There was yelling, shouting, flailing, poking, puking and proselytizing. It was traumatic. Pat told the lad that he had a badness inside him and they were going to get rid of it. The lad was dubious, since how he felt seemed so thoroughly natural and organic to him.
When it ended, the lad was tired. He felt bruises in places that weren't of his body--at least that part of him was relatively unabused. He searched around on his insides to see what was different, to see if he could find an empty spot where the badness had been, but there were no empty tables in the diner of his mind; no empty stalls in the restroom of his soul. It didn't seem like anything was gone, or different. He was just tired. They took him home, fed him warm broth, wrapped him in a soft blanket and put him to bed, promising they'd come see him tomorrow. They left.
Outside the lad's window watched one of Harvey's folk who went by the name of Mary. Mary had witnessed the whole thing in the Grove and was stunned, appalled and pissed right the fuck off. Making sure the lad was alright, she went home to seek the collective wisdom of her tribe. Some were just as appalled as she was and even more outraged (because they felt that being more outraged than the outrager gave them more cachet, somehow); some stood calmly, hearing the whole tale from one perspective and choosing their relationship to the story they were hearing. They discussed it. What should be done, if anything? How to choose?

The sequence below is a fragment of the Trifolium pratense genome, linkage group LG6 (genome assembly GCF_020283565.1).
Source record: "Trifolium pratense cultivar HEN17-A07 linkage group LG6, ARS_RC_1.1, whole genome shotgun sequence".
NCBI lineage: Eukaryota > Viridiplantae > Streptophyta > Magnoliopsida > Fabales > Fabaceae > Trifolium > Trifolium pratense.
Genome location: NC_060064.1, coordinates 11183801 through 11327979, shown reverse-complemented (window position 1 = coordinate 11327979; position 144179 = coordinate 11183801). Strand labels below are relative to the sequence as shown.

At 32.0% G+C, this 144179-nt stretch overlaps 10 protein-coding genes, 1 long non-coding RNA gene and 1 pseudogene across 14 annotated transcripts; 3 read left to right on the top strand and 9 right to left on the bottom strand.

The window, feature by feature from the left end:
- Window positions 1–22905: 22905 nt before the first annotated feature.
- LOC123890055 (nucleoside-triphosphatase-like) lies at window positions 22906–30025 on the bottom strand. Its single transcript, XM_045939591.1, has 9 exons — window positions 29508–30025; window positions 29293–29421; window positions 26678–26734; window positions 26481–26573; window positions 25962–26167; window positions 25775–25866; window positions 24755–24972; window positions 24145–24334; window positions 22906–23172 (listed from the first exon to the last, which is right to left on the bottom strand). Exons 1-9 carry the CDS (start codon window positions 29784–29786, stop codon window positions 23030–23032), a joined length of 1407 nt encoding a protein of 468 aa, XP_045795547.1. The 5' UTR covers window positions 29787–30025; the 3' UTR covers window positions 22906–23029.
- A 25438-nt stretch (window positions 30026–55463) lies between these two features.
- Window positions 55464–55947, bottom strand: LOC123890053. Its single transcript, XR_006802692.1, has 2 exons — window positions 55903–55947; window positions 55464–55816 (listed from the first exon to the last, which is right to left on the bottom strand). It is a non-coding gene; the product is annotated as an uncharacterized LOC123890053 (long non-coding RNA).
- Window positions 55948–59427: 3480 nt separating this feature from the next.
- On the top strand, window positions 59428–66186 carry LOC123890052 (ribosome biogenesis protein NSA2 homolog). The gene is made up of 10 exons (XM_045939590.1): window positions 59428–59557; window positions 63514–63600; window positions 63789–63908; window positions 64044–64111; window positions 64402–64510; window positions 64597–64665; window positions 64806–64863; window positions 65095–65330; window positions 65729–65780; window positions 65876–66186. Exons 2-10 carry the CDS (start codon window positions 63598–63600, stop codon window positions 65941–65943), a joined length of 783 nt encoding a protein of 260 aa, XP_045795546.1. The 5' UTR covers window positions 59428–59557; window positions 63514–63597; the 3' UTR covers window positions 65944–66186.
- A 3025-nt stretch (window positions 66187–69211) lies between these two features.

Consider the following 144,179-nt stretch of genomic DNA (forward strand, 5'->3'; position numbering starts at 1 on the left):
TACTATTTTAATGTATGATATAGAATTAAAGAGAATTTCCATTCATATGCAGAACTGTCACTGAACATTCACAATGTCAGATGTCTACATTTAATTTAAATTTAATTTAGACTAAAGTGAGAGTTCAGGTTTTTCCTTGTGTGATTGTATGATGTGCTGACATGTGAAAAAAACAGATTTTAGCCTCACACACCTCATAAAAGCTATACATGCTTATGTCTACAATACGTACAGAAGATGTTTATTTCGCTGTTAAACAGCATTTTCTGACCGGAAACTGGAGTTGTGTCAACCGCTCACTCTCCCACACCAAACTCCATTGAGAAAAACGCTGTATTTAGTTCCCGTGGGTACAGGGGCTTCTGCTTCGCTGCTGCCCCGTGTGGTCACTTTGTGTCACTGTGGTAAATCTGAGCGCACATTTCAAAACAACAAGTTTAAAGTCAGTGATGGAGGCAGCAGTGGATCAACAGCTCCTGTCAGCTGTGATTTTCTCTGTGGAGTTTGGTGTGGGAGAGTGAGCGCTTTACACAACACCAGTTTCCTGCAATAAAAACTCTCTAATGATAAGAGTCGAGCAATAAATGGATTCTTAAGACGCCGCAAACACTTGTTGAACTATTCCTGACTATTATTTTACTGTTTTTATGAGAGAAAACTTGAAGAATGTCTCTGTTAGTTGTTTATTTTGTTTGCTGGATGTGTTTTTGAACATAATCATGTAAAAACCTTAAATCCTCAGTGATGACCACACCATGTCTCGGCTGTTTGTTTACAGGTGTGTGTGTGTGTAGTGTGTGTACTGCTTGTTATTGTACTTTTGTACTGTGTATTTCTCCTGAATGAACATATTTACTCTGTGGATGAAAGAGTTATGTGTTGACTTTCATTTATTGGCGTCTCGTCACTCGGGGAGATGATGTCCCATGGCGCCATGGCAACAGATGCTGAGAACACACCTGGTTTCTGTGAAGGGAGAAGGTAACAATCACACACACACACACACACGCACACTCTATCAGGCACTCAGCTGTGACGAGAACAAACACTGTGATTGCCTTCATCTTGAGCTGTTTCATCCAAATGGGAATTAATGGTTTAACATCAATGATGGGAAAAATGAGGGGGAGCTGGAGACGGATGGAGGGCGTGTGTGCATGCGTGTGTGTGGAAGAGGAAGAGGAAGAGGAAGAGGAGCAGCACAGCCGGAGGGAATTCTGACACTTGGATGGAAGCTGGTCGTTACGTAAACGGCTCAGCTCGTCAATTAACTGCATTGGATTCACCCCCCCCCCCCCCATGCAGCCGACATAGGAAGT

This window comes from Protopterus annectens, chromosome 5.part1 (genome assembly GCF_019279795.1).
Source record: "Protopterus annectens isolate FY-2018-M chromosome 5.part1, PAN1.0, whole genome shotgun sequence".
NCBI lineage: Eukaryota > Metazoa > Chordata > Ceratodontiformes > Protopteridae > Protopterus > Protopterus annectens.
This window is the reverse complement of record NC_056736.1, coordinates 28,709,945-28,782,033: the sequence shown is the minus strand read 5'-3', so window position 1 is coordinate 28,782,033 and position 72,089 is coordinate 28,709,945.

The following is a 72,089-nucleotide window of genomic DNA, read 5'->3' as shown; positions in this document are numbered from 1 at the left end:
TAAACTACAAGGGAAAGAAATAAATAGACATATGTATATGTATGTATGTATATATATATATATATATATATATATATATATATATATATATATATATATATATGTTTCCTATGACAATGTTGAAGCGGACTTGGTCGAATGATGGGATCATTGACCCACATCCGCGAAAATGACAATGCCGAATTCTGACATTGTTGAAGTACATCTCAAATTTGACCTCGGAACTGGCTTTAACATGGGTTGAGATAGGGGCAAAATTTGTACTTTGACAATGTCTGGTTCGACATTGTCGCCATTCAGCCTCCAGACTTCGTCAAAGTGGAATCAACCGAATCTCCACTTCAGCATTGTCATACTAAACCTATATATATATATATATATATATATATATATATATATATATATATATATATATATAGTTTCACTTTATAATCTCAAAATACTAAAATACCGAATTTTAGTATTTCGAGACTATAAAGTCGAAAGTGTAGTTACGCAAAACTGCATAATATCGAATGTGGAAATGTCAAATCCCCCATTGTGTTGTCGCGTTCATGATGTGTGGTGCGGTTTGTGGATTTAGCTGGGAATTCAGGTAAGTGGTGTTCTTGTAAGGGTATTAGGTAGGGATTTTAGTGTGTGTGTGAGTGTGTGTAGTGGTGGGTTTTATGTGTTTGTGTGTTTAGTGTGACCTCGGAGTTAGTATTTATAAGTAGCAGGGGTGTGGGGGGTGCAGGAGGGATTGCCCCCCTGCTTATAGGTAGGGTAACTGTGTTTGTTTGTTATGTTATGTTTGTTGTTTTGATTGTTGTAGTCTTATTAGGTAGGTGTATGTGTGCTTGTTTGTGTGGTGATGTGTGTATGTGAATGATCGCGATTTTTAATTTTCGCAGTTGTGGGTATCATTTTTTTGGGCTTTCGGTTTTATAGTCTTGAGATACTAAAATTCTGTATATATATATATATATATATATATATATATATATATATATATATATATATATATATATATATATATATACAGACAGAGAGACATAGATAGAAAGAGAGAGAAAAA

They thought back into their own tribe's past. They could remember well-meaning folk with extra shares of conviction to sell that ended up doing not so good of a job at running things. From there, they were able to find their compassion, and see Pat as no different than they were--just carrying a few extra issues. They could see that Pat was just as much a part of It as they were, no matter what either of them called it. They decided to go talk to her, to truly hear her side of the story.
She was not moved. They talked to her some more. She still was not moved. They asked her how she would feel, needing to have her badness removed just because she was around people who didn't share her values, ideas and worldview? They kept at it for hours, with no sign of a dawning of recognition anywhere in the sky of Pat's eyes. Even though they disagreed with her actions, then knew that Pat deserved the same love and justice as anyone else. Unable to sway her conviction, they at last decided to leave her in peace but with this caveat:
We congregate out of love and affection for one another. Love need never make another being wrong or bad, so the next time you see one of your tribe suffering, direct them to those whose actions as well as words will be a compassionate gift and an act of love that aligns with the nature of the sufferer’s being, not yours."
When Harvey’s people left, the lad went with them. He's there to this day, with Harvey's tribe on the other side of the Grove, manifesting the glory of love, harmony, and authenticity. His husband comforts him at night when he wakes with bad dreams.